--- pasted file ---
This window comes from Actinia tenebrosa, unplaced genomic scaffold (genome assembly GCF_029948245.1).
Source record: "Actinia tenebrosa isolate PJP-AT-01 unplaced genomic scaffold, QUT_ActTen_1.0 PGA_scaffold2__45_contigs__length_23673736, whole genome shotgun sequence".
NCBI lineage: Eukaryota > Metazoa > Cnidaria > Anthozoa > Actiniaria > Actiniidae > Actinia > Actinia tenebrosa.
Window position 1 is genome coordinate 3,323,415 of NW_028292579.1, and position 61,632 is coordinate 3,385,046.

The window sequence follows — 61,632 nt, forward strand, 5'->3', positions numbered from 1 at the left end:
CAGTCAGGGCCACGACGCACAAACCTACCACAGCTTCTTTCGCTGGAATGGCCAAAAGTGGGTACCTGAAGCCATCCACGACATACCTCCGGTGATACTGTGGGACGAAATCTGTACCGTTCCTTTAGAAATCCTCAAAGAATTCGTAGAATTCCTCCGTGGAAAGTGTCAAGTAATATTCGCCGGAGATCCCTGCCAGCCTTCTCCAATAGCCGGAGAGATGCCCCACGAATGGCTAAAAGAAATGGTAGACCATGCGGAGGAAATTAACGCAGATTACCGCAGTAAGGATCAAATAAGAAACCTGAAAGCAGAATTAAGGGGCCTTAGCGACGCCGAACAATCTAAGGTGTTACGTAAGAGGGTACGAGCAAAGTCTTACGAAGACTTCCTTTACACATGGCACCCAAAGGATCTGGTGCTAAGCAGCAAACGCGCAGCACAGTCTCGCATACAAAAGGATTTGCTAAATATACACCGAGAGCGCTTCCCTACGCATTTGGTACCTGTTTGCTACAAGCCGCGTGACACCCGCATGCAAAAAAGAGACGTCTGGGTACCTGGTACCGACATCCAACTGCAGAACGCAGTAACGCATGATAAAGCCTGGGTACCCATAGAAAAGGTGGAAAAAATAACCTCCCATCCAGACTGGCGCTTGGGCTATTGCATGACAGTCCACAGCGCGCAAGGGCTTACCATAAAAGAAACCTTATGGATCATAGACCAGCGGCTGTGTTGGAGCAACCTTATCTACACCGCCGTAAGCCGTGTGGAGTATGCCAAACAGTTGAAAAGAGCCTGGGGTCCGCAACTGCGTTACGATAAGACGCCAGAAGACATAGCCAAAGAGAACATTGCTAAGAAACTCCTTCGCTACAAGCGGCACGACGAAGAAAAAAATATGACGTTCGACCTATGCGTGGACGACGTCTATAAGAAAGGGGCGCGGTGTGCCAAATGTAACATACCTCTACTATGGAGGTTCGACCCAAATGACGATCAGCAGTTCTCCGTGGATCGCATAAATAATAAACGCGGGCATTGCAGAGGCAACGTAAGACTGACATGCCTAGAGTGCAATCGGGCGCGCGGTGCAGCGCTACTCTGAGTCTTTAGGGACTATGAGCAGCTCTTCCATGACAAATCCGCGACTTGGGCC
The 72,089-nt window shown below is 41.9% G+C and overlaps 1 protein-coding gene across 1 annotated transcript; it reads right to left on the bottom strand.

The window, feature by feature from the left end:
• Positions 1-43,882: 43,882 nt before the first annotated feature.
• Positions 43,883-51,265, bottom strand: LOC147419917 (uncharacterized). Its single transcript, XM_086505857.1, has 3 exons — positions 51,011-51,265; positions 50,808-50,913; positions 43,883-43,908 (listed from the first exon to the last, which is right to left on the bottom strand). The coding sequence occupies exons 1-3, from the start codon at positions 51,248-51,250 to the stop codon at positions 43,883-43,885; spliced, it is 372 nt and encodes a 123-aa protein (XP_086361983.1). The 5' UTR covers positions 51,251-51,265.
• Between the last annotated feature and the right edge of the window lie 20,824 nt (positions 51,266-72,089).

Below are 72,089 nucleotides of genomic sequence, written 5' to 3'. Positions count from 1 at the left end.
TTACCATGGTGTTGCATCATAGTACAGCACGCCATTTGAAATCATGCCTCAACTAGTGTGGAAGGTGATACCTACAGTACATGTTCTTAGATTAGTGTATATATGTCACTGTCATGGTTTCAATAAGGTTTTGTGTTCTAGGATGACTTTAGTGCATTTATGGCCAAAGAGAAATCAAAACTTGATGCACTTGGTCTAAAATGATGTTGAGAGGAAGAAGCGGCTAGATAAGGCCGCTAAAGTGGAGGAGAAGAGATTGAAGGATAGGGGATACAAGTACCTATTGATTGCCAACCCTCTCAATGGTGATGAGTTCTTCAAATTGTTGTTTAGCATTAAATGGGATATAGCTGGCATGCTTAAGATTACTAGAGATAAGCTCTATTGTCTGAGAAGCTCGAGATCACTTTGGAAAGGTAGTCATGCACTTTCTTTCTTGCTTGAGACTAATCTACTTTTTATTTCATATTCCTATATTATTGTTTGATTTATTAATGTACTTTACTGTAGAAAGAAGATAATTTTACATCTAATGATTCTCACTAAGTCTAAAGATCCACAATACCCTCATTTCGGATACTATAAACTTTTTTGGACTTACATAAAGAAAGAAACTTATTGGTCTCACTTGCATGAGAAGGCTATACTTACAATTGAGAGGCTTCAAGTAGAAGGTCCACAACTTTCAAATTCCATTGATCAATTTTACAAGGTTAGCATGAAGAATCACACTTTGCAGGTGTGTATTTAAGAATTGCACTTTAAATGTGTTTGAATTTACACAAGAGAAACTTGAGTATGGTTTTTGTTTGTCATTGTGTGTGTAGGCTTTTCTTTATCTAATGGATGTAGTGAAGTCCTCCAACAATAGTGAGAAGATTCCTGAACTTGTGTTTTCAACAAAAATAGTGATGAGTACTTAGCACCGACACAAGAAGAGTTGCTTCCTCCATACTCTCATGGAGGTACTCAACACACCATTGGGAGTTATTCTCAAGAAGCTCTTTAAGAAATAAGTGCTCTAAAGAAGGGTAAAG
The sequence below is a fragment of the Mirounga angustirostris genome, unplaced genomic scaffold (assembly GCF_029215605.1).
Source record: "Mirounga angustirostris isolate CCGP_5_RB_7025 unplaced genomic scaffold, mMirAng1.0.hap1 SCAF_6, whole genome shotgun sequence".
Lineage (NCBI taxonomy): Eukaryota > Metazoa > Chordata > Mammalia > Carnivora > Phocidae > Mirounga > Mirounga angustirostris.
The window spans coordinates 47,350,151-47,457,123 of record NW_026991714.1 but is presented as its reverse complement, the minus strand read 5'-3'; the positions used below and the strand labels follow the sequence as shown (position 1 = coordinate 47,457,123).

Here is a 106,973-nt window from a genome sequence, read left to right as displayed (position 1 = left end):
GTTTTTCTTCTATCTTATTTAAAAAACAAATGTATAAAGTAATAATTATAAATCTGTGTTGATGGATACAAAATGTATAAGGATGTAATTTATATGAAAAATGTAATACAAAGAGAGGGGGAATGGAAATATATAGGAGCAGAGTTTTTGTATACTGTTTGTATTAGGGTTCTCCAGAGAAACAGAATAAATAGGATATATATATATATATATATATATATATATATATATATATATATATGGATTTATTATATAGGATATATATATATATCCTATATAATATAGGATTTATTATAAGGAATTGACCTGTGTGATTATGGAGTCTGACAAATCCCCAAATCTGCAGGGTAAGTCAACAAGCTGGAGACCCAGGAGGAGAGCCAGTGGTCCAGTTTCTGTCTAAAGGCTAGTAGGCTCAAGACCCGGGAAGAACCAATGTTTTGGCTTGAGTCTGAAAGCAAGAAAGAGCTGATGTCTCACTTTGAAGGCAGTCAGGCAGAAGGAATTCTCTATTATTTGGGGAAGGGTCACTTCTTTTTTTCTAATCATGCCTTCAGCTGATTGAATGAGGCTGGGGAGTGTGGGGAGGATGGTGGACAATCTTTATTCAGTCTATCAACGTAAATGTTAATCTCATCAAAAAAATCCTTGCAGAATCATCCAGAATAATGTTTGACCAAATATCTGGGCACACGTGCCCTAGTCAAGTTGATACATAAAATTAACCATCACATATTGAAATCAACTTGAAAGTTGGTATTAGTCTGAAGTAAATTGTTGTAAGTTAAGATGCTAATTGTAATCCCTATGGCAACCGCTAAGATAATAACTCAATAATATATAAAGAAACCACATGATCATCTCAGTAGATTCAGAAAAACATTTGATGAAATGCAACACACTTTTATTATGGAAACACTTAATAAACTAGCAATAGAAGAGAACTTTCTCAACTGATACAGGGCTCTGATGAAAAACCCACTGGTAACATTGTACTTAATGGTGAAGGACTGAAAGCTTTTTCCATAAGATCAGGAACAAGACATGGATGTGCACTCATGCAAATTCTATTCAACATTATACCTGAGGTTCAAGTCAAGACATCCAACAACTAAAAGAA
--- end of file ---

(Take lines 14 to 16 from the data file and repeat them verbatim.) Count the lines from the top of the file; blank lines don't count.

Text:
The sequence below is a fragment of the Mirounga angustirostris genome, unplaced genomic scaffold (assembly GCF_029215605.1).
Source record: "Mirounga angustirostris isolate CCGP_5_RB_7025 unplaced genomic scaffold, mMirAng1.0.hap1 SCAF_6, whole genome shotgun sequence".
Lineage (NCBI taxonomy): Eukaryota > Metazoa > Chordata > Mammalia > Carnivora > Phocidae > Mirounga > Mirounga angustirostris.